President Donald Trump’s description of Confederate statues as “beautiful” merely mirrors his previously-mentioned objects of aesthetic preference. Before the statues, there was the “beautiful wall,” an oddly-conceived barrier prospectively bedecked with a “beautiful door.” Still earlier, in a more expressly deconstructive vein, and when the erection of Trump Tower had required prior demolition of the Bonwit Teller building in Manhattan in 1980, Mr. Trump’s artful response was to jackhammer its widely-prized art relief into dust.
For Donald Trump, this treasure, that had been singled out for rescue by the Metropolitan Museum of Art (the loss was lamented, among others, by Ashton Hawkins, then Vice-President of the Met’s Board of Trustees) was just not sufficiently beautiful to preserve.
But it’s not just about walls and buildings. Mr. Trump’s most frequent references to beauty have had to do with women. By themselves, of course, such references are not intrinsically wrong or objectionable. Rather, the problem has been (1) the stunning inappropriateness and choice of words of the pertinent occasion – most recently, his plainly obtuse remark to Madame Brigitte Trogneux, French president Emmanuel Macron’s wife, that she is “in great shape” or, (2) the implicit reciprocal of all such compliments. This “flip-side” reciprocity, which has not always remained diplomatically implicit (e.g., Trump’s disparaging comments about Carly Fiorina, during the presidential debates) is that women who are not beautiful, according to Mr. Trump, are obviously less worthy.
Other things “beautiful” to Donald Trump include gold-plated toilet accessories, and the “great people” attending his “rallies.” Here, the cheerfully rancorous festivities invariably begin with the president acknowledging the noteworthy beauty of his faithful listeners. The point for participants, however, and certainly the only point, is to revel in the contrived warmth of a thoroughly reassuring mass.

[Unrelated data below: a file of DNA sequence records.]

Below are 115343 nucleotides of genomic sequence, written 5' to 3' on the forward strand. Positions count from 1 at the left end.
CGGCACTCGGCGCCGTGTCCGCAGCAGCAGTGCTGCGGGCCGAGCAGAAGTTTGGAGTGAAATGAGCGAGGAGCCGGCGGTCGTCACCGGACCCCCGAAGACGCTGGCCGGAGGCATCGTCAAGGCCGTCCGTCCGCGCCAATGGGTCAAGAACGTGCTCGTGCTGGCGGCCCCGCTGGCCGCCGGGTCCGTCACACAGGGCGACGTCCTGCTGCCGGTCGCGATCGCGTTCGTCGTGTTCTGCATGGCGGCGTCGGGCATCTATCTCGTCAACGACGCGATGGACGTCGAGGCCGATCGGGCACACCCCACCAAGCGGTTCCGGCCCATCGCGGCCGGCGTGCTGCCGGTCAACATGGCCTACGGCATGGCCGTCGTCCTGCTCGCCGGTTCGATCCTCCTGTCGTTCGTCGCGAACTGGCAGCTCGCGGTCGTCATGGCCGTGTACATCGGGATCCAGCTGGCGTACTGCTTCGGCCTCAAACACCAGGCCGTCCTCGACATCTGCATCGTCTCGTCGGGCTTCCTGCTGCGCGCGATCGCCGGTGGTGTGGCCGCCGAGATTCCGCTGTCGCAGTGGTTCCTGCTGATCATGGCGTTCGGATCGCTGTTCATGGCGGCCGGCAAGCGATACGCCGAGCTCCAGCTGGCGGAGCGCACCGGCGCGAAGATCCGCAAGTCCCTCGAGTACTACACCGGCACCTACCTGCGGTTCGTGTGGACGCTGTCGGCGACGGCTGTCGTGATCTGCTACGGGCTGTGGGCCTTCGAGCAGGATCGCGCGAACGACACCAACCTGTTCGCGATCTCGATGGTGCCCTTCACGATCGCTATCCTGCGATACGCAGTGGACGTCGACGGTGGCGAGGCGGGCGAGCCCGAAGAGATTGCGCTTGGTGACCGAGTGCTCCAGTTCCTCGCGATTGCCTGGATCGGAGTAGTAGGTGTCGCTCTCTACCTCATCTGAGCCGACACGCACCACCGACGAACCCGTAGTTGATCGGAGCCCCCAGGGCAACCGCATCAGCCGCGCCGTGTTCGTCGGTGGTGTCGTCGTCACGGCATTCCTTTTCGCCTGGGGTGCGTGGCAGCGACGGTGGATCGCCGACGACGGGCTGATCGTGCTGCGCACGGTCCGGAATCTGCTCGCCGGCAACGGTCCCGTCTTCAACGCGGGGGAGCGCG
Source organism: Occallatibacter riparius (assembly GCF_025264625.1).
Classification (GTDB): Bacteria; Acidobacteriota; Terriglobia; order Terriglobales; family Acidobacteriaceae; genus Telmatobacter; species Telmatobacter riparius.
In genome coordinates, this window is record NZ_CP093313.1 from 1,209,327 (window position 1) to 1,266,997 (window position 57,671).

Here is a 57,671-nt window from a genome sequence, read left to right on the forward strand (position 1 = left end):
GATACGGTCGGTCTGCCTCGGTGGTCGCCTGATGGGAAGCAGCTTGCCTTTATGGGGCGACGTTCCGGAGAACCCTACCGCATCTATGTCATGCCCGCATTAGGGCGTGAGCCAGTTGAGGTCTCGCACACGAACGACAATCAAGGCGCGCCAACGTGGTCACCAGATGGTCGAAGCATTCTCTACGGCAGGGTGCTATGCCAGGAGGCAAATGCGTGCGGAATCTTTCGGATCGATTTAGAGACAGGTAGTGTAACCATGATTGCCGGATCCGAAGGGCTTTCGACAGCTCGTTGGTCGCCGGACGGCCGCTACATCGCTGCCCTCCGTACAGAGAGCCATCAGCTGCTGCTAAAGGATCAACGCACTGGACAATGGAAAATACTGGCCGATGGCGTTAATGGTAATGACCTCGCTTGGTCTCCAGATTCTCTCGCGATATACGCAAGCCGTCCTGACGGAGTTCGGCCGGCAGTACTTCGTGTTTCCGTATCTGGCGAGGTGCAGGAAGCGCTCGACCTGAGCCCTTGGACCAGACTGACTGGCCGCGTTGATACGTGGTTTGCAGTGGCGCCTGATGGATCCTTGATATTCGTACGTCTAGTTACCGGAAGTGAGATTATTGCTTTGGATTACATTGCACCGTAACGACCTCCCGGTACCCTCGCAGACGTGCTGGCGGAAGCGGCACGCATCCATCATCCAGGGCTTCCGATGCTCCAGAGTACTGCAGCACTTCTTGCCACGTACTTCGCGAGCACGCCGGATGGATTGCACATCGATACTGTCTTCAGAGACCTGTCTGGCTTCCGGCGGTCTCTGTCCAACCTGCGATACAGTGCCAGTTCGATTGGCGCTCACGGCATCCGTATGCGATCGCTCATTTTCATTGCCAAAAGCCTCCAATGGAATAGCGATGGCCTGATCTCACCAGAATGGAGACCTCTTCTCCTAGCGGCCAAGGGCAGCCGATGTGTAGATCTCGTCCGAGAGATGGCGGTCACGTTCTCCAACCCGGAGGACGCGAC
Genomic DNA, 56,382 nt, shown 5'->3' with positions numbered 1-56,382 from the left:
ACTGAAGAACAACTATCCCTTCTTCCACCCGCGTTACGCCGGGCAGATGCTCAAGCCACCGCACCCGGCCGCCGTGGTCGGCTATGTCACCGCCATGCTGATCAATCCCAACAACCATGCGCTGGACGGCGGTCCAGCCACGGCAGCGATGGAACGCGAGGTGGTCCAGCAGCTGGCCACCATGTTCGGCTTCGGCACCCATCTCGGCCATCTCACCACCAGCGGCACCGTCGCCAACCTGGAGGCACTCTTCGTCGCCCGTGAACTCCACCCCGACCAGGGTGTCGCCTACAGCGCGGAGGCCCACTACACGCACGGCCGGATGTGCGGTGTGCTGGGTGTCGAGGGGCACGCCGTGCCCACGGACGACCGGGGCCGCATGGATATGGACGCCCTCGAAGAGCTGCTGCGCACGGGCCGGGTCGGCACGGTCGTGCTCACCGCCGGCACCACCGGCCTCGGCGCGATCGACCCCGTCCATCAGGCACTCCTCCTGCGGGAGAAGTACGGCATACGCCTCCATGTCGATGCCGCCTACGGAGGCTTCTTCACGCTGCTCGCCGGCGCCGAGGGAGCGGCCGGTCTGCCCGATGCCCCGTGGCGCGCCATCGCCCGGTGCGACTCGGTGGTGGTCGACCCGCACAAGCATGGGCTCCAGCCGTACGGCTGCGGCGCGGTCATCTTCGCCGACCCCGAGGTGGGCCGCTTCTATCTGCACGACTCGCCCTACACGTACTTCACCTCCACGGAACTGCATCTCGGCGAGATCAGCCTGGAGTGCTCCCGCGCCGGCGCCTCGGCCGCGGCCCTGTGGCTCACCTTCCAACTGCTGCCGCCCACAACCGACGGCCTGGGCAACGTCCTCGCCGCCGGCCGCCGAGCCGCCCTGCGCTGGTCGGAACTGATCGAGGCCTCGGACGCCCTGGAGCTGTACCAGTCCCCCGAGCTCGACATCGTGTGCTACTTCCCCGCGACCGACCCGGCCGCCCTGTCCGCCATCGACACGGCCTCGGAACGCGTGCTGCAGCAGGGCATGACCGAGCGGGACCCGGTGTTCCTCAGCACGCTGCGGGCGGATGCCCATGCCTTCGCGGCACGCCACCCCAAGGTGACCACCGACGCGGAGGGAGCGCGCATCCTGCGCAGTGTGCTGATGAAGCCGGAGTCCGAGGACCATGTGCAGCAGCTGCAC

This Trump convened gathering offers uniquely special comfort to each and every chanting member. It does this by renouncing all bewildering complexities of science or intellect, thereby reducing any hard-to-fathom national or personal difficulties to a far more manageable list of “enemies.” Why, after all, trouble oneself with sorely difficult analytic tasks if a readily available alternative is simply to identify “those responsible.”
“Intellect rots the brain,” shrieked Joseph Goebbels to fevered Nazi rallies in Nuremberg in 1935. With little doubt, such earlier “insights” would resonate deeply with today’s Trump followers, and with their leader’s curious idea of beauty.
Nonetheless, this persistently blatant lack of meaningful content had literally nothing to do with its reception by the mass, which was unerringly enthusiastic and grateful. Perhaps the best way to gain any genuine insight into this historical disjunction between truth and “beauty” is to recall or revisit Charlie Chaplin’s closing speech in The Great Dictator. It remains a brilliantly timeless parody of seemingly profound oratory.
More than anything else, Donald Trump and his steadfast rally adherents loath anything cerebral or intellectual; no one even marginally respects the promisingly great beauty of serious ideas. Within this demeaning “crowd” (a term once favored over “mass” by the 19th century Danish philosopher, Soren Kierkegaard), each member tremulously holds all notions of “mind” at a safe distance, that is, in pleasingly stark contempt.
Beauty, in the final analysis, must lie within an authentically valued sphere of unfettered contemplation and reflection. Always, it should conduct us gracefully into a world of harmony-generating thoughts, and not toward hideously primal screams of hatred or howls of execration. Left embedded in presidential power, Donald Trump’s steeply corrupted ideas of beauty could lead us not toward any reasonable expressions of truth, but rather to a conspicuously ugly future of bonfires, book burnings, and perpetual conflict.
Surely we are much better than any such narrowly incendiary visions.
This article was first published at Oxford University Press
Louis Rene Beres is professor emeritus of political science at Purdue University. Beres’ lectures and research focus on international relations, terrorism, and international law. He is the author of several books, including, “Surviving Amid Chaos: Israel’s Nuclear Strategy,” which was published in 2016 by Rowman & Littlefield.